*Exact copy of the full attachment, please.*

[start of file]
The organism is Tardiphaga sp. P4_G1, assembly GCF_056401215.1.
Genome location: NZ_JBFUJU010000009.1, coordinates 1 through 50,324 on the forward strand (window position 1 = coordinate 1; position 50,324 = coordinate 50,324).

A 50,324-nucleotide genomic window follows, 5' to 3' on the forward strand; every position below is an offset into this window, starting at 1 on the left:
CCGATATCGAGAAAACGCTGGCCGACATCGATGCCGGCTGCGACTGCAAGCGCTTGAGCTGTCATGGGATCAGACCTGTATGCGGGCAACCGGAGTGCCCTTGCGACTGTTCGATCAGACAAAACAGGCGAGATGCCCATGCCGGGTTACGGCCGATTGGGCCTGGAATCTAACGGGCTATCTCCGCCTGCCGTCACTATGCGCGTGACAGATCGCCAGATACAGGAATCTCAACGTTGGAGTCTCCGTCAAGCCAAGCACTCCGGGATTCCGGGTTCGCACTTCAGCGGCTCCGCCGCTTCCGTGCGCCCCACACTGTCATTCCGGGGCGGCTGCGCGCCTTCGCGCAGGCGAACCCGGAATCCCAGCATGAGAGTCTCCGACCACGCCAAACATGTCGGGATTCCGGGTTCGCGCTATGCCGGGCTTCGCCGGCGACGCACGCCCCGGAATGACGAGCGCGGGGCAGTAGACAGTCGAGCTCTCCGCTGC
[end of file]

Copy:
The organism is Tardiphaga sp. P4_G1, assembly GCF_056401215.1.
Genome location: NZ_JBFUJU010000009.1, coordinates 1 through 50,324 on the forward strand (window position 1 = coordinate 1; position 50,324 = coordinate 50,324).

A 50,324-nucleotide genomic window follows, 5' to 3' on the forward strand; every position below is an offset into this window, starting at 1 on the left:
CCGATATCGAGAAAACGCTGGCCGACATCGATGCCGGCTGCGACTGCAAGCGCTTGAGCTGTCATGGGATCAGACCTGTATGCGGGCAACCGGAGTGCCCTTGCGACTGTTCGATCAGACAAAACAGGCGAGATGCCCATGCCGGGTTACGGCCGATTGGGCCTGGAATCTAACGGGCTATCTCCGCCTGCCGTCACTATGCGCGTGACAGATCGCCAGATACAGGAATCTCAACGTTGGAGTCTCCGTCAAGCCAAGCACTCCGGGATTCCGGGTTCGCACTTCAGCGGCTCCGCCGCTTCCGTGCGCCCCACACTGTCATTCCGGGGCGGCTGCGCGCCTTCGCGCAGGCGAACCCGGAATCCCAGCATGAGAGTCTCCGACCACGCCAAACATGTCGGGATTCCGGGTTCGCGCTATGCCGGGCTTCGCCGGCGACGCACGCCCCGGAATGACGAGCGCGGGGCAGTAGACAGTCGAGCTCTCCGCTGC